So for next year’s staff, this is not a goodbye, but a see you later. 

Despite this unexpected end, I will remember my time at CWRU fondly as the place where, somewhat kicking and screaming, I came into my own as a person. I came in here as someone who wanted to be a music major (but my parents would have never allowed that) but was a psychology major. Then I decided to leave both those pursuits behind and enter the most stable job market imaginable, journalism. Going to school away from Maryland, though I love my parents and friends from high school, gave me a chance to develop my own interests and personality, make a new circle of friends and learn the craft of reporting better than I could have anywhere else.

Though the CWRU journalism program is as small as you can possibly get, that smallness also gave me an incredible amount of freedom. We often think of student media as unimportant, but we fill in the cracks and offer an alternative to the corporate-owned companies that dominate our time. If The Observer does not cover USG, no one else will. Would any other outlet write about how a cashier like Shaunte Hall-Jones was beloved by the entire student body and was unjustly fired despite that love? Oftentimes the student newspaper is the only place someone receives the passion and recognition they deserve.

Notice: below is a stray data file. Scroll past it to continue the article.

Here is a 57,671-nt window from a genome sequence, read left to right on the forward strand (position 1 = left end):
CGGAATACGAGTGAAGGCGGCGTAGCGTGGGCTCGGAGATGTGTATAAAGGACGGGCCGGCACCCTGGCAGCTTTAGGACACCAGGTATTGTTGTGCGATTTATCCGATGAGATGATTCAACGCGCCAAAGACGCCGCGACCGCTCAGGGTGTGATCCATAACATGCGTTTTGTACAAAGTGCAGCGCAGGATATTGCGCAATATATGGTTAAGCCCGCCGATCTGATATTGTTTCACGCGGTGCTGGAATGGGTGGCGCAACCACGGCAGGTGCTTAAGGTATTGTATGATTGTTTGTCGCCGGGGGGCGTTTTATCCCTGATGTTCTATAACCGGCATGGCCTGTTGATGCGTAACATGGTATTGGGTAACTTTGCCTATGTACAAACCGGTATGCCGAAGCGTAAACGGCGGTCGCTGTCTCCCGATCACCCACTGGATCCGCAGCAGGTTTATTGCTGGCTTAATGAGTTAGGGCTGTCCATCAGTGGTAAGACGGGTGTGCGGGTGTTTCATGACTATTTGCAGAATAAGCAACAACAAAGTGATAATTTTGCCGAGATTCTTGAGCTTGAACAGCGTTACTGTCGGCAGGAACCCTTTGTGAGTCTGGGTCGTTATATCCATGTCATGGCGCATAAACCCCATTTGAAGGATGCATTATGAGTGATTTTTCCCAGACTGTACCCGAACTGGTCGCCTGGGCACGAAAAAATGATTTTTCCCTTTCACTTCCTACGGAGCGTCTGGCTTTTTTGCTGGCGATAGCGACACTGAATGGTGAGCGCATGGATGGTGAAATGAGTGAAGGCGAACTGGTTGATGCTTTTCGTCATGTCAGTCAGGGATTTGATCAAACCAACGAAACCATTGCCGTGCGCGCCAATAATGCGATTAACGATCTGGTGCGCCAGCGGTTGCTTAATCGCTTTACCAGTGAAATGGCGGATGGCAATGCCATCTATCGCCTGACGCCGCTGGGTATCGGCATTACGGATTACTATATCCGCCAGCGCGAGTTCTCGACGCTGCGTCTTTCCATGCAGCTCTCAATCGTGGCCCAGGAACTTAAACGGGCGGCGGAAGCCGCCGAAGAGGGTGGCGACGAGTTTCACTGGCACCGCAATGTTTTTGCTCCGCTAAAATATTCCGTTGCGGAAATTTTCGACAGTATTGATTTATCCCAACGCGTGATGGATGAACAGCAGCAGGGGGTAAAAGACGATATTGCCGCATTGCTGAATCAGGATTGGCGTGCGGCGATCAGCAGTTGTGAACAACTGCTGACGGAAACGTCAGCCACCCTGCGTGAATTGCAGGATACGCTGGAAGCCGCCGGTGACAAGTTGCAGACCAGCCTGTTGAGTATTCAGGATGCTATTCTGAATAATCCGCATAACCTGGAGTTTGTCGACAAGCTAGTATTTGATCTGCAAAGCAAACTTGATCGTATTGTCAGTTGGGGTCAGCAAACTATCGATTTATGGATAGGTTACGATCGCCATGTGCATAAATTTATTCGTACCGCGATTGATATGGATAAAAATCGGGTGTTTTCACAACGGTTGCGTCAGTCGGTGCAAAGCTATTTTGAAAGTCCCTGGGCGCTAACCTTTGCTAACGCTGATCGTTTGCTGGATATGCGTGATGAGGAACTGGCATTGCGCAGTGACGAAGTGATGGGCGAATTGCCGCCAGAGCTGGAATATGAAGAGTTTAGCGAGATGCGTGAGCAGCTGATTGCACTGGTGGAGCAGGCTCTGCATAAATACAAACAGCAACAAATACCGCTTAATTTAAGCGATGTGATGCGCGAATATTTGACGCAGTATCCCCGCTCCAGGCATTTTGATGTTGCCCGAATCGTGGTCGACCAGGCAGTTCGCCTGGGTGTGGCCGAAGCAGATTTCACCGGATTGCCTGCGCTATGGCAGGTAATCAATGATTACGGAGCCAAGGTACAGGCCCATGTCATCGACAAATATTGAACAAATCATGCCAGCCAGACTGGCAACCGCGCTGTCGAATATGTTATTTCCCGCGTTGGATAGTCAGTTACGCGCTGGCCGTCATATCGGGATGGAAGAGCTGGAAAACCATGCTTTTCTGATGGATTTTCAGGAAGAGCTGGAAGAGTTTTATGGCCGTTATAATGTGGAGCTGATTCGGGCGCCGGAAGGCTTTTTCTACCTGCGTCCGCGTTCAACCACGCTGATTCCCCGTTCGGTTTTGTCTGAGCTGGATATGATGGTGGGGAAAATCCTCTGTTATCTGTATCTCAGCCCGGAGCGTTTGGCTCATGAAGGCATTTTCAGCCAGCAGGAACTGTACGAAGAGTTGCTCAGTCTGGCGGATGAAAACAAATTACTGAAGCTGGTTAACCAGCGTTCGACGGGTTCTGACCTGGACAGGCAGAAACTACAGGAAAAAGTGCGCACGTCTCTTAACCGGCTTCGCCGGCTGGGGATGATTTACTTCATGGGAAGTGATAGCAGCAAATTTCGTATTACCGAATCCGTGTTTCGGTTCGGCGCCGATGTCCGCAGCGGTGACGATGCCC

I think of the stories I told about how government and private misconduct threaten the environment on a national level, from the profile of Environmental Protection Agency Director Andrew Wheeler, to the local level with a story on the East Cleveland Noble Road dump. The negative impact development can have on small business owners, like Mae and the late Hani Elassal of Falafel Cafe, who were forced out after 18 years from their location on Euclid Avenue by University Circle Inc. for no reason.  

What keeps me writing isn’t just the ability to speak truth to power. I have also met so many people whom I greatly admire and have subsequently befriended. I met one of my personal heroes LeVar Burton (“Star Trek: The Next Generation” is one of my all-time favorite shows) and one of my favorite jazz musicians, Omar Sosa, through student media.

I met the late Chappelle Letman, a blind sculptor, through the 4 a.m. WRUW radio show I co-hosted with Kevin Szmyd. Letman and I became friends and I later filmed a documentary featuring him and his art.

I also had the joy of interviewing Cleveland hip-hop duo New Genesis and meeting their parents, who came to see them perform on their first-ever long-form radio spot. 

There were stories that brought me closer to my peers, from a story on alumni Christopher Cannon about his poetry collection “Death Dance” to a story on Sticky, a band formed by CWRU students practicing at the Phi Gamma Delta (Fiji) outpost. 

Student media has expanded my world, introduced me to countless friends I hope to stay in touch with for the rest of my life and made me a more complete, caring human being than I was before I took that first six-hour drive to Cleveland from my home state of Maryland.

What more can one ask of their college experience than that?